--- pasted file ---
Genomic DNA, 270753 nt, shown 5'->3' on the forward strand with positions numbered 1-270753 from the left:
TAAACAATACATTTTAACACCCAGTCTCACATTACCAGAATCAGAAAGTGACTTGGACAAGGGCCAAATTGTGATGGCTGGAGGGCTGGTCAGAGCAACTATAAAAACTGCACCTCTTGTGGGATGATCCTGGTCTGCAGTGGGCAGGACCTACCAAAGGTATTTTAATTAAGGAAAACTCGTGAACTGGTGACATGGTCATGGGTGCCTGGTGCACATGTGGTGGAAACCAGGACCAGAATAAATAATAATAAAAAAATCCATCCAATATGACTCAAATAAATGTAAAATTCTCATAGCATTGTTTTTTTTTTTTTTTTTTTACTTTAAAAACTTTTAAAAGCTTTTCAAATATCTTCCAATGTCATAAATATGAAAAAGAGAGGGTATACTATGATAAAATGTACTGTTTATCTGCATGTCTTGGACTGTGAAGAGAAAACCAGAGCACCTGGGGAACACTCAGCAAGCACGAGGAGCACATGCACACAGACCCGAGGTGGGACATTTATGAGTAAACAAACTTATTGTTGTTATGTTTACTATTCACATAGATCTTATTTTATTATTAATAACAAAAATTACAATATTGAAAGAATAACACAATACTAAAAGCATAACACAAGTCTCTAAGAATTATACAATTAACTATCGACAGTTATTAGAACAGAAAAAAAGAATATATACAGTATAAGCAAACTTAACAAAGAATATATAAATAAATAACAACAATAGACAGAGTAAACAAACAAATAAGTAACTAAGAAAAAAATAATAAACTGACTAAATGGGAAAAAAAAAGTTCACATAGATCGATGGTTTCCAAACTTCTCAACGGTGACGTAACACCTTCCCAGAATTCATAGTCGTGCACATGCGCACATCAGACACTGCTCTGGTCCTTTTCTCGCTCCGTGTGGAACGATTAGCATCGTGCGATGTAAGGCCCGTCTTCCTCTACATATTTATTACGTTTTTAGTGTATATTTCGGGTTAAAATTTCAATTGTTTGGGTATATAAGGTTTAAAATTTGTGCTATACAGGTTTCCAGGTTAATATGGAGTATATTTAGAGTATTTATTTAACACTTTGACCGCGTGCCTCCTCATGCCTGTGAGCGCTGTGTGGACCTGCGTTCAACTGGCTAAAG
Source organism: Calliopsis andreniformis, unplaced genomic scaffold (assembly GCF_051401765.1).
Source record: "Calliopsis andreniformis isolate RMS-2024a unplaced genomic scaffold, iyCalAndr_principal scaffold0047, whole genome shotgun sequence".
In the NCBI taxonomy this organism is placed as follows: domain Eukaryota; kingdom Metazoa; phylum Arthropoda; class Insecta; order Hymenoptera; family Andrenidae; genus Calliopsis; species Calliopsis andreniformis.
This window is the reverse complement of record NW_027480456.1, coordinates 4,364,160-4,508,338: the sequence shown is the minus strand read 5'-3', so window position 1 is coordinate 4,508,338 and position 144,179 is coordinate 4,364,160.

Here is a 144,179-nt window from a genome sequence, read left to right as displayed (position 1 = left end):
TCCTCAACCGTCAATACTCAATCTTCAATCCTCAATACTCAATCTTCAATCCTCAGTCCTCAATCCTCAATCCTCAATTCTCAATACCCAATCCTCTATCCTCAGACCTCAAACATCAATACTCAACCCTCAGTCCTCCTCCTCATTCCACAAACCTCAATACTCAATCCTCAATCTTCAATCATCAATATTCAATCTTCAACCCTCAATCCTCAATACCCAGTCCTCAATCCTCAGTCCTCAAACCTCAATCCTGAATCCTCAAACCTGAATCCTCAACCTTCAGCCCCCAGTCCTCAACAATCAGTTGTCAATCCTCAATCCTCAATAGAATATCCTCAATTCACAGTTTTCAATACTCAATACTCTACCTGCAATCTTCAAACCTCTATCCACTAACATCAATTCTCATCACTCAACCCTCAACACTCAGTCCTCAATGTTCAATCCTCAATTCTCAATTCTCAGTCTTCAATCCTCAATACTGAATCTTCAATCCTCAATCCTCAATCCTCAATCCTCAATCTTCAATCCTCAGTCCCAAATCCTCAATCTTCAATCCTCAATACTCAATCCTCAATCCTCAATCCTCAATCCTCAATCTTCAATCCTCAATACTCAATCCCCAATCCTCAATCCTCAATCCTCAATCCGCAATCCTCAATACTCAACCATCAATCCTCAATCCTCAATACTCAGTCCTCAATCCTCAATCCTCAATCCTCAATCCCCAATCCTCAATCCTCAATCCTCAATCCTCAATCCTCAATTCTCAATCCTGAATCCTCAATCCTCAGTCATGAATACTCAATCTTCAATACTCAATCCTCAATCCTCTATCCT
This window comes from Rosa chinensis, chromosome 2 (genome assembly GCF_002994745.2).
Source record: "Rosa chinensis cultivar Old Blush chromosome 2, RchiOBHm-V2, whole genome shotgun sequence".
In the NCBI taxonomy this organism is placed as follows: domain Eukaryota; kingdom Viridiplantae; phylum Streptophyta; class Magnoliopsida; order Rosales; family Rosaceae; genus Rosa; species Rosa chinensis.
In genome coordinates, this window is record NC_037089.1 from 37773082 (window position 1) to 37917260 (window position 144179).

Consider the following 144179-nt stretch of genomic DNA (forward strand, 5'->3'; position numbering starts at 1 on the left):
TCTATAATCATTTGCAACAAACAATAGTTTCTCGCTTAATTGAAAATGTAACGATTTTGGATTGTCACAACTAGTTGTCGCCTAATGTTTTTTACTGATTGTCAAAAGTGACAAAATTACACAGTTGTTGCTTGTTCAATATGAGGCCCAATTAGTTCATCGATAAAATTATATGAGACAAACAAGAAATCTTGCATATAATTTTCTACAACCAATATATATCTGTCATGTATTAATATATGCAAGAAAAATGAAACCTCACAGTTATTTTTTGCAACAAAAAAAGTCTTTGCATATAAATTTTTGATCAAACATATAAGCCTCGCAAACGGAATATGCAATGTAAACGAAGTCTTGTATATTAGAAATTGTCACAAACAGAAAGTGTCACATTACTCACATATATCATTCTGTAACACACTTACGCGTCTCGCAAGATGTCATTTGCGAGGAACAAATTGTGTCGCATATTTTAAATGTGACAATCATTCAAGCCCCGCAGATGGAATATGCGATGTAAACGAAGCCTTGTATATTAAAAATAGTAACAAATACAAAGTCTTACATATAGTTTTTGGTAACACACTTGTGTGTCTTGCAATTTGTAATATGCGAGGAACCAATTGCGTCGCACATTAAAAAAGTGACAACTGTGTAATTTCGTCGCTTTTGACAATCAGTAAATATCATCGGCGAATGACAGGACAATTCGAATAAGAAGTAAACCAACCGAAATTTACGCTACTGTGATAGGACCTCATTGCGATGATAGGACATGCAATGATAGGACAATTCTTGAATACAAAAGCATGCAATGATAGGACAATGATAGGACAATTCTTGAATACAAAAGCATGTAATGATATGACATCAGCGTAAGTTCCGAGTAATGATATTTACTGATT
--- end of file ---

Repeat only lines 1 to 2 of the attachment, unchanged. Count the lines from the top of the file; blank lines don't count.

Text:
Genomic DNA, 270753 nt, shown 5'->3' on the forward strand with positions numbered 1-270753 from the left:
TAAACAATACATTTTAACACCCAGTCTCACATTACCAGAATCAGAAAGTGACTTGGACAAGGGCCAAATTGTGATGGCTGGAGGGCTGGTCAGAGCAACTATAAAAACTGCACCTCTTGTGGGATGATCCTGGTCTGCAGTGGGCAGGACCTACCAAAGGTATTTTAATTAAGGAAAACTCGTGAACTGGTGACATGGTCATGGGTGCCTGGTGCACATGTGGTGGAAACCAGGACCAGAATAAATAATAATAAAAAAATCCATCCAATATGACTCAAATAAATGTAAAATTCTCATAGCATTGTTTTTTTTTTTTTTTTTTTACTTTAAAAACTTTTAAAAGCTTTTCAAATATCTTCCAATGTCATAAATATGAAAAAGAGAGGGTATACTATGATAAAATGTACTGTTTATCTGCATGTCTTGGACTGTGAAGAGAAAACCAGAGCACCTGGGGAACACTCAGCAAGCACGAGGAGCACATGCACACAGACCCGAGGTGGGACATTTATGAGTAAACAAACTTATTGTTGTTATGTTTACTATTCACATAGATCTTATTTTATTATTAATAACAAAAATTACAATATTGAAAGAATAACACAATACTAAAAGCATAACACAAGTCTCTAAGAATTATACAATTAACTATCGACAGTTATTAGAACAGAAAAAAAGAATATATACAGTATAAGCAAACTTAACAAAGAATATATAAATAAATAACAACAATAGACAGAGTAAACAAACAAATAAGTAACTAAGAAAAAAATAATAAACTGACTAAATGGGAAAAAAAAAGTTCACATAGATCGATGGTTTCCAAACTTCTCAACGGTGACGTAACACCTTCCCAGAATTCATAGTCGTGCACATGCGCACATCAGACACTGCTCTGGTCCTTTTCTCGCTCCGTGTGGAACGATTAGCATCGTGCGATGTAAGGCCCGTCTTCCTCTACATATTTATTACGTTTTTAGTGTATATTTCGGGTTAAAATTTCAATTGTTTGGGTATATAAGGTTTAAAATTTGTGCTATACAGGTTTCCAGGTTAATATGGAGTATATTTAGAGTATTTATTTAACACTTTGACCGCGTGCCTCCTCATGCCTGTGAGCGCTGTGTGGACCTGCGTTCAACTGGCTAAAG